A friend alerted me to a writing contest, an alternative one seeking nontraditional nonfiction and blogs.  I considered entering, but then began to wonder, does this blog qualify as nonfiction?  To the best of my knowledge, everything is based on some experience I have had or real people I have met.  And though I would never call it lying, there are some facts that I've manipulated in order to enhance a story, the way we all do when describing our days to friends and family.

Examples: In a post titled "Practical Jokes" I said that all the neighbors raked their leaves and scattered them on the man's yard, though it was only one neighbor who actually did. The 24-hour Walgreens in the "24-hour Walgreens" post was not a 24-hour Walgreens but one that closes at 10p.m.  Elsewhere, I took a confrontation that happened at a different time and inserted it in a situation where it didn't actually happen, but where it could have easily happened, and where, narratively, it was much more effective.  At least one post is half imagined, though it rings more true in its imagined form, since the imagined part makes the story compelling.  At least once, I changed the date on a post to make it appear that I had not missed a day.  I used "rarely" where perhaps "sometimes" would have been closer to the truth.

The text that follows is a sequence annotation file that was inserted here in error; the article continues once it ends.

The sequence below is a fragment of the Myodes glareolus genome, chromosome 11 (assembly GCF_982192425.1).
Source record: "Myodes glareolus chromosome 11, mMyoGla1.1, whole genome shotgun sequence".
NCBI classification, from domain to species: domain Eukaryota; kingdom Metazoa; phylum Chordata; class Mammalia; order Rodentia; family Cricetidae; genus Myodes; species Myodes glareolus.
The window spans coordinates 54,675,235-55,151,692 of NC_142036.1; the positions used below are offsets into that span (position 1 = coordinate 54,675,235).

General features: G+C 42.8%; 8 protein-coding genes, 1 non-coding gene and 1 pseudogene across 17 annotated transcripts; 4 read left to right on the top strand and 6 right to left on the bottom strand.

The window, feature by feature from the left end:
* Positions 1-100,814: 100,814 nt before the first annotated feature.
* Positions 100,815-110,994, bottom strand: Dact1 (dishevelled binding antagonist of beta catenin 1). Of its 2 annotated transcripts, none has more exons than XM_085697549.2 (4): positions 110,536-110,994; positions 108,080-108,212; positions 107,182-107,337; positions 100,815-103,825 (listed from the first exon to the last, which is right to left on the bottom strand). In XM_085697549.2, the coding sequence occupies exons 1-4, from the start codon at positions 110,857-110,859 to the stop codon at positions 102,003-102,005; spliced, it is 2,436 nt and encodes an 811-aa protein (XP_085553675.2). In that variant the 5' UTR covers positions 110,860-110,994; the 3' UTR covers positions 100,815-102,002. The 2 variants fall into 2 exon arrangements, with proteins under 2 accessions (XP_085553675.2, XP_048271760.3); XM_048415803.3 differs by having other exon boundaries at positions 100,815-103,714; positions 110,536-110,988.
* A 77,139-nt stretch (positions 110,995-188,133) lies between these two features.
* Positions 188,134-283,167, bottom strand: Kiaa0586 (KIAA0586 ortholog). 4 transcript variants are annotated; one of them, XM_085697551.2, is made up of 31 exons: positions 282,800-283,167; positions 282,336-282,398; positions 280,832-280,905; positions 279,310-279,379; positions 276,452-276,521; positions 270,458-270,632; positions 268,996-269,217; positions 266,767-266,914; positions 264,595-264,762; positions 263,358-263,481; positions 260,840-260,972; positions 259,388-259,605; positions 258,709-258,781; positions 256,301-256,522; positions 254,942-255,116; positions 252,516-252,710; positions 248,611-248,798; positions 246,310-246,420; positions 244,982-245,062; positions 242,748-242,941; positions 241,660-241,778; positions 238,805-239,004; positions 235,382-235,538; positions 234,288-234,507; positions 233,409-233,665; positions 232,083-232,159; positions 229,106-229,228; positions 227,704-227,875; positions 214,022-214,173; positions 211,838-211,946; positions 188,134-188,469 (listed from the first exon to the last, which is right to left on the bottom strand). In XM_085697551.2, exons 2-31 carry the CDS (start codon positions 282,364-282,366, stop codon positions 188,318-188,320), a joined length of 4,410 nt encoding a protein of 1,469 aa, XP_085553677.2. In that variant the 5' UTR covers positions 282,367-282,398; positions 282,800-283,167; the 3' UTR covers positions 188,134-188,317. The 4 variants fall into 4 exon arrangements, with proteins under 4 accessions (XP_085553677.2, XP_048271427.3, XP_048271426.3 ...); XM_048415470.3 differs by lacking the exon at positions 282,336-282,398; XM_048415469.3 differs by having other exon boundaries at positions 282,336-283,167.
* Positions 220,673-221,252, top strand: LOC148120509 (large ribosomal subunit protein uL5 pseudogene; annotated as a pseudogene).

How much manipulation can a real occurrence undergo until it becomes fiction?  How much can we trust our own idea of the truth?  Why are we so compelled to know whether a story is real or imagined?

I once saw an art piece erected in the desert, a dozen signs on tall poles.  The signs read Real on one side, Imagined on the other.  When the wind blew, the signs spun, the words blurring, until Real was indistinguishable from Imagined.

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